The show films (and edits) like a reality show, with cameras everywhere and occasional product placement looming into the frame. But Seinfeld isn’t in the business of exposés; he’s happy letting his guests take the conversation where they want to. There’s little discussion of their new projects, or a retread of the same publicist-approved topics that keep the press afloat. Instead Seinfeld asks the questions that he wants to ask. Like: Are you happy? Do your parents like what you do? Have you thought about having kids? Why do we lie to waitresses when they come by to ask if the food is good?
The answers aren’t always insightful, but they seem authentic and loose. There’s usually at least one moment per episode where either Seinfeld or his guest says something that feels radical. With Tina Fey, Seinfeld asks her: “Who do you think, of the two of us, is more opaque to the public?” She has some trouble determining an answer, but implied in her response is an acceptance that she is a public figure who deliberately keeps much of her public life hidden, which is not the type of thing that tends to come up in a conversation with the press. In the episode with Alec Baldwin, Seinfeld asks him if he or Baldwin has had to work harder to be successful. Baldwin answers without blinking: “I think I’ve worked harder than you and not gotten as far, quite frankly,” a thrown-off statement that offers a lot of insight into the way he sees the world. And with Chris Rock, in a gorgeous orange vintage Lamborghini, Seinfeld is pulled over — as Rock observes, “Here’s the crazy thing: If you weren’t here, I’d be scared. Yeah, I’m famous. Still black.”
What’s funny is that these moments of sharpness are usually embedded in an episode that’s otherwise just two people talking about consumer preferences. Seinfeld wants to know how his guests like their coffee, what they’re ordering for lunch, what they think about cars. There’s always something mixed in there about the bigger questions, but then again, Seinfeld’s approach seems to be that the bigger questions are just offshoots of the smaller ones. The car you drive says a lot about you; the kind of coffee you drink, too, maybe.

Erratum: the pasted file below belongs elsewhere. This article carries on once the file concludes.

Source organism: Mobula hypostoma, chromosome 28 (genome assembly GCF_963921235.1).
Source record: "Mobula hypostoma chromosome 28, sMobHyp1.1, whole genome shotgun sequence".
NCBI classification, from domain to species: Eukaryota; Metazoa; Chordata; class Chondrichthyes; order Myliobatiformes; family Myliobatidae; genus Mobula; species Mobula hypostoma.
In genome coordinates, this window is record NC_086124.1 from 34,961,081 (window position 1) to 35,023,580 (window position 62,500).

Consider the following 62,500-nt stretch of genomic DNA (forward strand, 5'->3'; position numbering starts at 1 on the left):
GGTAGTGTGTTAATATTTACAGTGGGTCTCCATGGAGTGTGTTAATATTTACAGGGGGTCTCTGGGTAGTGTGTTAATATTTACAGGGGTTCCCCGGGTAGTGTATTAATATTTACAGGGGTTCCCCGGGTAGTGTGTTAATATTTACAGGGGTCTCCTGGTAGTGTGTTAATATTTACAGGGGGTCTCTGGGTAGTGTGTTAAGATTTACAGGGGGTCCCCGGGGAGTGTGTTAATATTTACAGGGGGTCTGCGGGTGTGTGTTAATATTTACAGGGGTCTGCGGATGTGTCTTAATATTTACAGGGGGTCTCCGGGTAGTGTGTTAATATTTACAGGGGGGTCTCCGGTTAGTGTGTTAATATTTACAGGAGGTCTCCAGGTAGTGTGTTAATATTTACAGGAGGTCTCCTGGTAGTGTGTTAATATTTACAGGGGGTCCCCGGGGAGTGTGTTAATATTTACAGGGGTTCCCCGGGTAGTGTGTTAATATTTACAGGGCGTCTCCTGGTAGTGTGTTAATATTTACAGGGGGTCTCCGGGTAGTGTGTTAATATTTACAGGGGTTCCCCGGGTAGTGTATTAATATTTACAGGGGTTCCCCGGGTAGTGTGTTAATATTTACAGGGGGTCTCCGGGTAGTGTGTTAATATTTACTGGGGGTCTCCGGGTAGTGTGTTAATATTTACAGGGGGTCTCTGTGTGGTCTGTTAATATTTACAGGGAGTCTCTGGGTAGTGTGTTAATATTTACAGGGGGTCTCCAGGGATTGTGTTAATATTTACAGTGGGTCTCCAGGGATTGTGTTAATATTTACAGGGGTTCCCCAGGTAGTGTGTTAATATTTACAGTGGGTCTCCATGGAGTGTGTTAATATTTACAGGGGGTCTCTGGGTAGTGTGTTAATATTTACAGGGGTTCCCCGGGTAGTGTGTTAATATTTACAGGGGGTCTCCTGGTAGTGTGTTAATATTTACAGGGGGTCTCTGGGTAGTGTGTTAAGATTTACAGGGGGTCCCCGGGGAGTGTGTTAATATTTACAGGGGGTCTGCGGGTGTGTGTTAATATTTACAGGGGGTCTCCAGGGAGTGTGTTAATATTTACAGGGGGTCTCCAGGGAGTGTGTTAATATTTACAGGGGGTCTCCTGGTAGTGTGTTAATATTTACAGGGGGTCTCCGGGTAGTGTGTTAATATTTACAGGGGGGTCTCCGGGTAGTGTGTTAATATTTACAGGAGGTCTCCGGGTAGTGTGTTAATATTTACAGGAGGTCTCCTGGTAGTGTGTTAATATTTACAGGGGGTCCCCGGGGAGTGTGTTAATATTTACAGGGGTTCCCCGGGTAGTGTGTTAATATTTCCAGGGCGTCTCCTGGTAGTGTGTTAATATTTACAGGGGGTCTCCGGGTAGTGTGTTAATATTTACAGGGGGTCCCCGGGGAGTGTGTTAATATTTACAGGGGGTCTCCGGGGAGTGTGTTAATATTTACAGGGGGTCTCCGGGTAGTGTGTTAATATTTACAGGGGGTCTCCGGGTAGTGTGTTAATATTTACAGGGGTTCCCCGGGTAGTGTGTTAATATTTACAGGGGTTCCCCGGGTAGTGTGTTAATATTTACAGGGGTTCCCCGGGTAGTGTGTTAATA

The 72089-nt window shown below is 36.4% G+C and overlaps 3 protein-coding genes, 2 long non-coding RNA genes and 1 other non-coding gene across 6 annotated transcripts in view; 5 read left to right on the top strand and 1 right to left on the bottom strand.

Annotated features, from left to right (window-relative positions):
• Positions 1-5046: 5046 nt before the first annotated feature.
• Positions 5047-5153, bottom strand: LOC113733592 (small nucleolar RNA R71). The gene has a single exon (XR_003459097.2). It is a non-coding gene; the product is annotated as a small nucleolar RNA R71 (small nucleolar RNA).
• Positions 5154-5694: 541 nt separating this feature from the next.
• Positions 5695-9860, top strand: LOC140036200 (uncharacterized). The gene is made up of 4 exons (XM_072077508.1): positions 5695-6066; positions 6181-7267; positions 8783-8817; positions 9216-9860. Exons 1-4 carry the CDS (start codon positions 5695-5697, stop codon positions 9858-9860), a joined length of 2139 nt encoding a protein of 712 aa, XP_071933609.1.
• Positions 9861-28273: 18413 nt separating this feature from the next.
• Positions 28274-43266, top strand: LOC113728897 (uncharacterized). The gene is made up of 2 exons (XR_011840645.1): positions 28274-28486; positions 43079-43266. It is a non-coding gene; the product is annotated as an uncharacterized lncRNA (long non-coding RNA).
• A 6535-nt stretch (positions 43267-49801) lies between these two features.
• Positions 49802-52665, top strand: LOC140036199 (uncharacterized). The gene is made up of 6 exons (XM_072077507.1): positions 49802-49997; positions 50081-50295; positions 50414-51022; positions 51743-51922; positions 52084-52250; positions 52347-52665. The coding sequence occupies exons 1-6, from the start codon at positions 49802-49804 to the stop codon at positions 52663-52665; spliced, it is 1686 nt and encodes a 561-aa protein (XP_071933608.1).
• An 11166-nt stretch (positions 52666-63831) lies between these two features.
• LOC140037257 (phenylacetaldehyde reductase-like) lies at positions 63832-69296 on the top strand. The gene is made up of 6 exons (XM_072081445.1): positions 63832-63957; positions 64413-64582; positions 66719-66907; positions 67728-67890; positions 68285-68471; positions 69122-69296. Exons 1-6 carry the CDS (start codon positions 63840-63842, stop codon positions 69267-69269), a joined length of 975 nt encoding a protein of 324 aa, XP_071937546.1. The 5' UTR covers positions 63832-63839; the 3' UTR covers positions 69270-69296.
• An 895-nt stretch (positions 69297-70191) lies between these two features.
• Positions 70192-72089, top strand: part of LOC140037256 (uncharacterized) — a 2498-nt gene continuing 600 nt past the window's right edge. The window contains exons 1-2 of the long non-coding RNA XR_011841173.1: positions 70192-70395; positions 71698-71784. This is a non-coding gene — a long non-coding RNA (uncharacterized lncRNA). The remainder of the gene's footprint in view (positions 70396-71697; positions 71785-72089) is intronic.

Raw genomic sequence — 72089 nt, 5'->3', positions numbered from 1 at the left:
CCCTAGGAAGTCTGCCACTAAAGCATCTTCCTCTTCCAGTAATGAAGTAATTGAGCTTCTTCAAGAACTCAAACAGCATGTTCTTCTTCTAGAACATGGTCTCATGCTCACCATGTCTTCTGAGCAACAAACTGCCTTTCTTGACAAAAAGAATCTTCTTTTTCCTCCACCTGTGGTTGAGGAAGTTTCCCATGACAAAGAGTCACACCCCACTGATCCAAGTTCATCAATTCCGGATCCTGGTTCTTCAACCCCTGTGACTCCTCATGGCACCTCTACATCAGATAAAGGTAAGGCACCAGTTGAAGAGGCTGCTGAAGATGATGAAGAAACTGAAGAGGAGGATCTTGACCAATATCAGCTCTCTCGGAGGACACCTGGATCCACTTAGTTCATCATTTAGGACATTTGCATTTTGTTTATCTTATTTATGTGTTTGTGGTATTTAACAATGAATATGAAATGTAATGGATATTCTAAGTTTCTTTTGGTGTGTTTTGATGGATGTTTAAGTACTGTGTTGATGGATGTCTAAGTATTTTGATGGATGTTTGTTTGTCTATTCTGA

Seinfeld, for his part, appears to put on very few airs. Maybe he doesn’t need a persona anymore. Or maybe he’s so good at carrying his lightly that he always seems grounded compared to the outsize personalities of his companions, from the very mannered Baldwin to the energetic, constantly joking Sarah Silverman. (She’s got the distinction of making Seinfeld laugh so much that he can barely keep up with the conversation.)
Perhaps one of the most moving episodes is the one Seinfeld does with his former costar Michael Richards, who played Kramer on “Seinfeld.” Richards got himself into a lot of trouble several years ago when he lost his temper during an act and spewed racist invective at the audience. He speaks on it to Seinfeld, owning up to his selfishness, and demonstrating that he is fully aware that the moment ruined his career.
Seinfeld’s response, of sorts, is a little earlier in the episode, when he and Richards are walking through Malibu, and Richards is afraid of being recognized. “Oh, Michael, free yourself. We’re just raindrops on a windshield.” As if to say: This life, and especially this thing called celebrity, is perhaps beautiful and perhaps annoying but ultimately ephemeral. Richards doesn’t quite take the advice: “I don’t want to know who’s wiping me off,” he grouses, good-naturedly. Of course, if we were all as lucky as Jerry Seinfeld, it might be a little easier to be Zen about the rain. But there’s something very intriguing about watching a man come to terms with whatever he is, and then talk to his friends about it. It might be a rare life, and an even rarer group of friends. But it feels so intimate and casual that these figures feel approachable, and maybe that’s where its deconstruction of celebrity succeeds best.